Monday, June 29, 2009

Day 142: My Man Godfrey (1936) - Rank 4/5


Out of all the actors in history, I don't think anyone has drank more on screen than William Powell. There were many actors who were lushes off screen, but on screen, I think Powell would rival even Oliver Reed. Well, Powell doesn't disappoint as he kicks back until he tumbles down into a Hooverville in this light-hearted comedy of manners. The film kicks off with a scavenger hunt with the creme of society scrambling desperately about for knickknacks. Cornelia and Irene Bullock (Gail {Patrick and Carole Lombard) travel to the local dump in search of a "lost man" and are joyous when they come across Godfrey (Powell) amidst the sea of trash. Cornelia comes on too strong, so Godfrey not only pus her in her place, but he also assists Irene in spiting her sister by aiding her in winning the hunt. Out of happiness, Irene bequeaths Godfrey with the title of butler and the antics begin.

The humor in the film is clearly of that daffy "screwball comedy" era, where everybody's nuts, yet things always miraculously fall into place. The film takes more than a few grains of salt when it comes to plausibility, but that doesn't ruin the fun. Powell and Lombard have great chemistry on the screen together, especially when Lombard is falling head over heels for Godfrey and he curtly dismisses one advance after another. The supporting cast is grand fun too, with Alice Brady encapsulating the stereotypical, oblivious, ditsy matriarch and Franklin Pangborne doing what Franklin is paid to do: act effeminate and upset (he has an uncredited cameo as the emcee for the scavenger hunt). My favorite player easily had to be Eugene Pallette.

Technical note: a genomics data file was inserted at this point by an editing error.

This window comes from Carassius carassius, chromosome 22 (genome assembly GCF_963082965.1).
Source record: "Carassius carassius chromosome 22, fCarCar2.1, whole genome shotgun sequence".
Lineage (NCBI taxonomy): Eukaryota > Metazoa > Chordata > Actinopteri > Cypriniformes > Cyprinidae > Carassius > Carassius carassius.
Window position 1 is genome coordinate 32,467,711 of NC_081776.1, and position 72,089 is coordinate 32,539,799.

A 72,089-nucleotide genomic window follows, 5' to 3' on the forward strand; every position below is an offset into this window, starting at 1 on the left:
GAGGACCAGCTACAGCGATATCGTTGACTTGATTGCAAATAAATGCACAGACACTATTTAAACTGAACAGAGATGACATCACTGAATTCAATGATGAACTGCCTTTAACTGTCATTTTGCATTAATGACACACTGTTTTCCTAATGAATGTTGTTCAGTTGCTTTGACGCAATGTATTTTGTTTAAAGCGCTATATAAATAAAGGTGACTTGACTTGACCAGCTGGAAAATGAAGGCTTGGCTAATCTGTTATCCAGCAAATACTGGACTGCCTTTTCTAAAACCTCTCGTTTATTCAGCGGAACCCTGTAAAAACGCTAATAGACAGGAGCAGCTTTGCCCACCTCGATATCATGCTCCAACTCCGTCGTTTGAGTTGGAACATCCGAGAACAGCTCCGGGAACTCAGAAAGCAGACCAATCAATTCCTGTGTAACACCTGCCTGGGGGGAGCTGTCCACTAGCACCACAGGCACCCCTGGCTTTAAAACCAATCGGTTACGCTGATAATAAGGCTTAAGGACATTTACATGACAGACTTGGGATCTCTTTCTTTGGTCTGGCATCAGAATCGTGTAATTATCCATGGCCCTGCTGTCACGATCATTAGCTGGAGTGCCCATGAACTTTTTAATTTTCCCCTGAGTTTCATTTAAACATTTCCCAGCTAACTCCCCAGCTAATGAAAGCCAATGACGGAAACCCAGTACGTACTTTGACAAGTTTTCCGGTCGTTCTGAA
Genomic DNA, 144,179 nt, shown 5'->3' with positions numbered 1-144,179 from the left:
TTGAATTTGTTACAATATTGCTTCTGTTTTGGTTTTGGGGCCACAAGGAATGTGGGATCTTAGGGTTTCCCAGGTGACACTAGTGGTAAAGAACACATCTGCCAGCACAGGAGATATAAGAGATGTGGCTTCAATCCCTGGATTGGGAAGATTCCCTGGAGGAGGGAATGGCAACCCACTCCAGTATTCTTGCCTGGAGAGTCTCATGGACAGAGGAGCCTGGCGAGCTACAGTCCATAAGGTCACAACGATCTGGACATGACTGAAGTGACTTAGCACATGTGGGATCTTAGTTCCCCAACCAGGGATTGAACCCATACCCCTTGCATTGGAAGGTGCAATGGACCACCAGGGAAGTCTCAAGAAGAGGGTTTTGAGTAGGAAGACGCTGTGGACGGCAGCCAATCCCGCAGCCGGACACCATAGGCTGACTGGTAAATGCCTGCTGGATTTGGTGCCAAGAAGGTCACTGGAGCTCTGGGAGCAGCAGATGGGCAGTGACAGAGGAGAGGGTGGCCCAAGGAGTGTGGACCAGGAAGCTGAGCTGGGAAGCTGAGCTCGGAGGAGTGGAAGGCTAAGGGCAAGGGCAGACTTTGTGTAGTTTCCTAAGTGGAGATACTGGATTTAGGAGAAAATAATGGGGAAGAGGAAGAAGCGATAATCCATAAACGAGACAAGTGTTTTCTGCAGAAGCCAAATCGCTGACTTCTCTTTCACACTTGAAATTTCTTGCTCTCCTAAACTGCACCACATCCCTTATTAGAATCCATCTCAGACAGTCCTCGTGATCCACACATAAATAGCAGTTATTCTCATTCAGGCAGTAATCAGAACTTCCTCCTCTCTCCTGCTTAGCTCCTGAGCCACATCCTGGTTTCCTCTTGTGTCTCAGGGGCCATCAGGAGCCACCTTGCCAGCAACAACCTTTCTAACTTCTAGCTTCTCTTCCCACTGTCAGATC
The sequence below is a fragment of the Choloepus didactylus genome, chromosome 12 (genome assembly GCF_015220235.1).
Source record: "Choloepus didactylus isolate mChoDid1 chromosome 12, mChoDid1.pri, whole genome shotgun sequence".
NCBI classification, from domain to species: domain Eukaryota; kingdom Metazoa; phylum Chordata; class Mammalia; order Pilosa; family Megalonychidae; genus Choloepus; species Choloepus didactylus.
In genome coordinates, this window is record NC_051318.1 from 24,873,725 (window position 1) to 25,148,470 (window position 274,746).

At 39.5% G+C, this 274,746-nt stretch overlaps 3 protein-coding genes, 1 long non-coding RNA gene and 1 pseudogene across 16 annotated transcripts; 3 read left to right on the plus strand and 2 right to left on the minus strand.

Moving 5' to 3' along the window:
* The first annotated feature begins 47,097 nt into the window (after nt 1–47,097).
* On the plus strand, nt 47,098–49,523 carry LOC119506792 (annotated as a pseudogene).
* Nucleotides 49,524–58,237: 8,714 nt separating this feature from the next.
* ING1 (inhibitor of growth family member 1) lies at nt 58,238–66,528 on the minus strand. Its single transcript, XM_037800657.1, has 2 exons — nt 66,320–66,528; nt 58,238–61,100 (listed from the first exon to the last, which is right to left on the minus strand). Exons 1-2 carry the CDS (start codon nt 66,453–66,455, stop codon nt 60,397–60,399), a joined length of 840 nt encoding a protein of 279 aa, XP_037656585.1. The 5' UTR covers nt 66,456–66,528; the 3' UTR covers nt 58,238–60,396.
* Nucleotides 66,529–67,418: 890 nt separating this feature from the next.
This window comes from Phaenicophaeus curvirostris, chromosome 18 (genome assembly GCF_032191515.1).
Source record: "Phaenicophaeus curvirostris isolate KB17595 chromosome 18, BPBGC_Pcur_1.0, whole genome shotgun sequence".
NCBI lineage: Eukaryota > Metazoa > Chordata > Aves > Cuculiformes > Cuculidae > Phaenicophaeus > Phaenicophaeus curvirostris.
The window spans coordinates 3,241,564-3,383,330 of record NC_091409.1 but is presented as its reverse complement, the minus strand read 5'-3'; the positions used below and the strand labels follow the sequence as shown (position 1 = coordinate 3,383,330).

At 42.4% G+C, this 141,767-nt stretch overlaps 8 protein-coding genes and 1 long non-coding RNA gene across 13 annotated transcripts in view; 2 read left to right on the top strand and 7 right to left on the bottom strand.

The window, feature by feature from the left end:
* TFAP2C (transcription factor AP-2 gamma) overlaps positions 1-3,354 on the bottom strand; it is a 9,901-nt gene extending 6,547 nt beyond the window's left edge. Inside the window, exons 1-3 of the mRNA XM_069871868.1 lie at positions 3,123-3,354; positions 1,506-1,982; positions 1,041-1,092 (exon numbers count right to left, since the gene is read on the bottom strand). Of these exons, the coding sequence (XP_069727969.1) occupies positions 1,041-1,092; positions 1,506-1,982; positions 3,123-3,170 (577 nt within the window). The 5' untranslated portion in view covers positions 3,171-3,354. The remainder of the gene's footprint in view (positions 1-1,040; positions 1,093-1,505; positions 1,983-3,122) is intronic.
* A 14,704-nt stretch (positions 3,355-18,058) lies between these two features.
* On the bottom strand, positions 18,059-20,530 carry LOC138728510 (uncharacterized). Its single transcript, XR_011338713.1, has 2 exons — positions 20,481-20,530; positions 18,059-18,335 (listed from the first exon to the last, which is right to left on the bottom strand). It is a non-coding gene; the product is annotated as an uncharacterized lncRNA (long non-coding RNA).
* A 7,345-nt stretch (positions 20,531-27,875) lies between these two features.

The rotund, frog-voiced character actor is probably best remembered for his role of Friar Tuck in the Technicolor splendor "The Adventures of Robin Hood." He plays the only voice of reason and as a buoy of sensibility in a sea of madness, he remains perpetually pissed off (which to me, is comic gold). While he's the only true plutocrat in this well-to-do family (though, as the plot unfolds, it does seem that someone else is better off than he lets on), he's the everyman. He's how you or I would react if plopped down into this bizarre world. I wondered if he's received any recognition for the role, but it seems he was overlooked. Powell, Lombard and Brady all received nominations, and rightfully so, but the only Best Supporting Actor nomination for the film went to Mischa Auer, the only character so kooky that I found him utterly annoying. Go figure.

Watch the Trailer

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